“Children” will be children

 We commend Dale Pratt-Wilson for working to curb “underage” drinking. She has devoted her career to keeping alcohol out of the hands of our nation’s youth, and has collaborated with organizations such as Leadership to Keep Children Alcohol-Free in order to curb drinking amongst children aged 9 to 15. We applaud this mission. However,  in today’s The Daily Tar Heel, Ms. Pratt-Wilson unabashedly confuses young adults with children — infantalizing those who, in every other respect, are adults.

The opinion piece cites the work of H. Scott Swartzwelder, Clinical Professor of Psychiatry and Psychology and Neuroscience at Duke University and member of the Board of Trustees of Choose Responsibility. Swartzwelder proves that the adolescent brain is not fully developed until age 25; however, the researcher himself agrees that 21 is not a magical number. Rather, Legal Age 21 has forced drinking underground and led to excessive, dangerous, and lethal drinking. It has created a culture of pregaming and drinking games, where drunkenness is the goal and alcohol consumption is forced out of safe, communal spaces and into dorm rooms, off-campus houses, and underground locales.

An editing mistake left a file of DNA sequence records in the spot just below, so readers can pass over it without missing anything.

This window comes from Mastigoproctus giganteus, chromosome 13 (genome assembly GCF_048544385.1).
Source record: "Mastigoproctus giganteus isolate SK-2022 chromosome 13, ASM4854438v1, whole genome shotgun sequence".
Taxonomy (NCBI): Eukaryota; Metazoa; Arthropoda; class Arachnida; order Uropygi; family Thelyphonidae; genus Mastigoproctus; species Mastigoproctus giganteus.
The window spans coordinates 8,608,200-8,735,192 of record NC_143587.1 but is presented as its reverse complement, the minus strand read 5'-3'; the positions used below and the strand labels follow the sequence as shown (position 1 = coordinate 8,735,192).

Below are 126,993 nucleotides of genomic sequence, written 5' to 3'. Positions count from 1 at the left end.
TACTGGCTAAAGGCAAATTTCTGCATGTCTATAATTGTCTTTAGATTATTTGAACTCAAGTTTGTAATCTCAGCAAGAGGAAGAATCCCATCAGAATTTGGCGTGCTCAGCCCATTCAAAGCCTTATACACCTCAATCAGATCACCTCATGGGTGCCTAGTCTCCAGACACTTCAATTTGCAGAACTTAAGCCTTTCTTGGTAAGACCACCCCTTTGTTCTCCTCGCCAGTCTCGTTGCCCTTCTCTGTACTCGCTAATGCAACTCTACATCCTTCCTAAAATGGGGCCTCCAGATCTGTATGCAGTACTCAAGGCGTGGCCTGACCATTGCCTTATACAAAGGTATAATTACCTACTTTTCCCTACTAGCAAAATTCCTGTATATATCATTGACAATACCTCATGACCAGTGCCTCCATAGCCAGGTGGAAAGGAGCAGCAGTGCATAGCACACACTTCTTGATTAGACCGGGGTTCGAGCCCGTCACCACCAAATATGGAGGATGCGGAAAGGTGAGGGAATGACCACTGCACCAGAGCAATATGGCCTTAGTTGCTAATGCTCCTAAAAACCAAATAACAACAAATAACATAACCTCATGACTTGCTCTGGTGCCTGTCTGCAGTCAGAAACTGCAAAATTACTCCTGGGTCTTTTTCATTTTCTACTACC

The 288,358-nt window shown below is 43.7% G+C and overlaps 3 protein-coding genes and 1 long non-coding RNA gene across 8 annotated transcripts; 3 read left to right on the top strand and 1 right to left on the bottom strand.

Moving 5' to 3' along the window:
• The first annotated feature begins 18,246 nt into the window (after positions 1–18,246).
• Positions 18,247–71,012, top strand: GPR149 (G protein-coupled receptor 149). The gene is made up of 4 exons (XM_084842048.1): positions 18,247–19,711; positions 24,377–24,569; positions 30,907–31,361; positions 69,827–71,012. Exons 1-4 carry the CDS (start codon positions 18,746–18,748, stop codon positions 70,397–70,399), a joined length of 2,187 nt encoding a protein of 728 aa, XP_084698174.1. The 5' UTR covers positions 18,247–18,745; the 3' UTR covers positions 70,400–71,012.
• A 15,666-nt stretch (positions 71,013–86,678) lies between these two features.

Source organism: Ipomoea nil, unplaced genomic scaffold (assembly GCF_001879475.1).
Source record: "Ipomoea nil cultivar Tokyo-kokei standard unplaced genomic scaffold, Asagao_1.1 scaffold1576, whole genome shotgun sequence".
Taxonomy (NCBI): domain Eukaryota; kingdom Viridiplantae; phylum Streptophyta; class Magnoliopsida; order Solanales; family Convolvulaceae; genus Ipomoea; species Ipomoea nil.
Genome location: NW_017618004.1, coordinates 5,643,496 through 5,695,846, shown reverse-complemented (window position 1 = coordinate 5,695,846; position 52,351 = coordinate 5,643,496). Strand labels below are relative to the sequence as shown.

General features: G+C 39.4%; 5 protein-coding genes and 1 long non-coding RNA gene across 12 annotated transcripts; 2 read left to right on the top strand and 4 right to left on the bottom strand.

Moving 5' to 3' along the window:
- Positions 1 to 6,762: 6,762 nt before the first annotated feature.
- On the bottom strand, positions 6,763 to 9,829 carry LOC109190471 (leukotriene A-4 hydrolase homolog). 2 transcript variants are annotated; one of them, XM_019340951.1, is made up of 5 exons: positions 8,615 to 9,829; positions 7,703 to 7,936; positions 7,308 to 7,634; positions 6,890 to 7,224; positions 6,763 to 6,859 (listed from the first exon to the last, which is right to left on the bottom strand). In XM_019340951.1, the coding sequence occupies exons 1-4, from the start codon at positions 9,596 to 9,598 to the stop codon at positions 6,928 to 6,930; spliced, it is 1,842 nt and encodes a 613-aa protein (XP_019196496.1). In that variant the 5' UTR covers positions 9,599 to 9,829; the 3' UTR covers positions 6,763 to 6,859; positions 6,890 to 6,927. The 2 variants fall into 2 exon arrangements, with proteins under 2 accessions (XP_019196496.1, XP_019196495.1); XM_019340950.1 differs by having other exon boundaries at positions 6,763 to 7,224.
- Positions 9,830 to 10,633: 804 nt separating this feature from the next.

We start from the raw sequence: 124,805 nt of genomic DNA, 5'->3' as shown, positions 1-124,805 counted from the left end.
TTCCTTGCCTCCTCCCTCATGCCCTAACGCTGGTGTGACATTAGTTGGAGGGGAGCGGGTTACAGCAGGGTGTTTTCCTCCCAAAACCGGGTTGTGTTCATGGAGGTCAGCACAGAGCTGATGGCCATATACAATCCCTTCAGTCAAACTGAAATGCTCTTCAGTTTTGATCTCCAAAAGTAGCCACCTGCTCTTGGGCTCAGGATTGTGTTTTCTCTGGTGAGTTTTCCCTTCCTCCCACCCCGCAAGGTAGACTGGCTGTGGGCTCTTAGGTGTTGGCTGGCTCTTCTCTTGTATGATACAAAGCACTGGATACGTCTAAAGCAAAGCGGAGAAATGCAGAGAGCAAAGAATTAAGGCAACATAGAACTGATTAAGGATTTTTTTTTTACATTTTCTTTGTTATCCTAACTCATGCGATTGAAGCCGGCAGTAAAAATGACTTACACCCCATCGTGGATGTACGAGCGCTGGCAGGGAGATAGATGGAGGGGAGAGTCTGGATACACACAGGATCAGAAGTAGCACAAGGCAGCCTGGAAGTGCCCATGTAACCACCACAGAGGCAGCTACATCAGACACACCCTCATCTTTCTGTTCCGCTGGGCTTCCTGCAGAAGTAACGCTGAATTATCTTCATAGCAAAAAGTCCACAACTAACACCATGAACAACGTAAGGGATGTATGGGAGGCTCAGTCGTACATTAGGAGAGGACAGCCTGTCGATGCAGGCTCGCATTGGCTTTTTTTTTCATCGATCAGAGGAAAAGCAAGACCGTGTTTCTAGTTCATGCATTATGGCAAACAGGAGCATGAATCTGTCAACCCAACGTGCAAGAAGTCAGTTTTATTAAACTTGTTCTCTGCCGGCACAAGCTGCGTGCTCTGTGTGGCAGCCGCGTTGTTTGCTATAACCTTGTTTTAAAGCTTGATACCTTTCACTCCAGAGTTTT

A quick glance at Europe disregards the markedly different historical drinking cultures of its northern and souther countries. History and an extensive body of cross cultural research would suggest that cultural attitudes towards alcohol use play a far more influential role than minimum age in these countries, which have more drinking occasions per month, but boast fewer dangerous, intoxication occasions.

Enforcement is not the answer. For every 1,000 incidences of underage alcohol consumption, only two result in arrest or citation. The cost of  “improved enforcement resources” is exponential and will further drive drinking underground. The fact is, the majority of college-aged students drink — in unsafe environments without adequate education or guidance. Infantile behavior is a product of infantalization. Adults will act like adults when the law is synchronized with reality.

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